Also, is your daughter using a blood glucose meter or a CGM? I made it through college by setting a higher blood glucose target for myself right before bed. I knew that my blood sugar tended to drop overnight, so that was how I coped. 200 before bed meant 120 when I woke up. Now that I have a CGM, I’ve set my low alarm to go off at 85. Forewarned is forearmed, as the saying goes. If the arrow’s pointing down, I have a snack. If the arrow’s straight or pointing up, I might ignore it for a bit and wait to see what happens. It can be annoying sometimes, say if my blood sugar’s hovering between 80 and 90 all night and the alarm keeps going off. But I prefer seeing a low coming over treating it as it’s happening.

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Thank you for the info and suggestions, and for sharing. As another member said, I’m very thankful to live in a time w/ improved management systems!

I tried googling insulin sensitivity classifications, but only got results regarding the class of T1 vs the class of T2. Is there a link you can give with info regarding the classifications you mentioned? No worries if not–just wanted to look into a little more.

Anyway, thanks again!! -Becky

Beck @BKN480, I was not referring to classification of “insulin sensitivities”, but rather to Classification of the many types of diabetes. The American Diabetes Association [the ADA] in its Standards of Care for diabetes [SoC] guide for professionals has gathered the many diabetes types into four Classifications to assist doctors in first identifying the condition with which a patient is living, and methods for management.

I don’t know if this is helpful, but exercise can still drop or affect your blood sugar for an amount of time after exercise, I don’t know the exact amount of time but it heavily depends on the kind of exercise, her adrenaline, her heart rate, and if it was weight training and/or if she drops or lowers after cardio or weights. I’ve heard that it could affect you maybe a day later? I don’t know for certain (I’m only a few month into this myself) but I only know that even an endo will tell you that for a lot of things that it depends on the person, or features such as if their lean, how reactive to exercise they are, or anything like that. Since she is four years in I have no idea the cause, but in any case good luck and happy hunting.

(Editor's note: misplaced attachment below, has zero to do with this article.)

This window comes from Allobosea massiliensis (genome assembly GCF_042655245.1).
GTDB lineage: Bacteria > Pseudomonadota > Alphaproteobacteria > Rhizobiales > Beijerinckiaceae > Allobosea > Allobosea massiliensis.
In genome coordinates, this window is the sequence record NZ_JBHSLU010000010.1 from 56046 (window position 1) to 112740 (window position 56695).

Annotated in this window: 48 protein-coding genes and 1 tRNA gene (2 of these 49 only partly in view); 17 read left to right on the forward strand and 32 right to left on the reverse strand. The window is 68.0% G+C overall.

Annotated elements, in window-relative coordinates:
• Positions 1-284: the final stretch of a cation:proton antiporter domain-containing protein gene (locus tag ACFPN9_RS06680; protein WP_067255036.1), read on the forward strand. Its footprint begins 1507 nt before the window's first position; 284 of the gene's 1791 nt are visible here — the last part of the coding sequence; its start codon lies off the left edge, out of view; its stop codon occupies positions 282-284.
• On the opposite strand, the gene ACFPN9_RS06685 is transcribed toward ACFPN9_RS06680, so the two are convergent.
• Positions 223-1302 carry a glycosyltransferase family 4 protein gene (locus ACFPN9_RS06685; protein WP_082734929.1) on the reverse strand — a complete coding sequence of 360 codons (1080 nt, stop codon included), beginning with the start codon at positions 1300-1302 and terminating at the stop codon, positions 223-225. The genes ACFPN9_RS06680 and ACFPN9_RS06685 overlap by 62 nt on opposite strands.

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Thank you, yes she is very exercise sensitive and slender, possibly contributed to the situation, but still an unusual drop at a strange time.

Dinner was salmon, a cup of pasta with cheese and broccoli at 7:30pm. The fast dropping low happened at midnight with no Humalog on board by then, I’m assuming….
I’m really looking into the Lantus injection she took right before the drop. I have found precautions in Lantus and Basaglar instructions to avoid injecting into muscle or a vein (I’m guessing that would be via IV in a hospital), that it can cause severe hypoglycemia. I had never heard of this until I looked into it after this episode.
Thank you for your college tips, very helpful, and yes she has a Dexcom set to 85 for her low alarm.

I’ve never heard of that either, but it makes sense. Would Lantus cause such a severe low so quickly if you had accidentally injected into a muscle? A vein doesn’t seem likely since you haven’t mentioned lots of bleeding right after the shot. It seems more like it would be prolonged or recurring lows with Lantus? I’m not discrediting you, just wondering/ trying to think with you. Lantus is definitely a possible devil in this situation.
We’ll never be 100% sure, unfortunately, what causes our weird highs and lows (don’t you wish we could interrogate our pancreases/blood sugar and demand reasonable explanations for these things?). I hope this never happens again!

Thank you for thinking with me! What I read is that Lantus and basaglar need to be injected into fat to work properly and release slowly. It’s very possible my slender daughter injected into muscle. Her very experienced endo, though, has not heard of this effect so this makes me wonder.

She also had fallen asleep from 9-midnight and went low when she got up, so I wonder if getting moving made her drop. We probably will never know or understand, but I felt compelled to figure it out to see if we need to change long-acting insulin. We’re taking precautions like having her take Lantus earlier and being awake for at least an hour and injecting into the fattiest tissue she can find.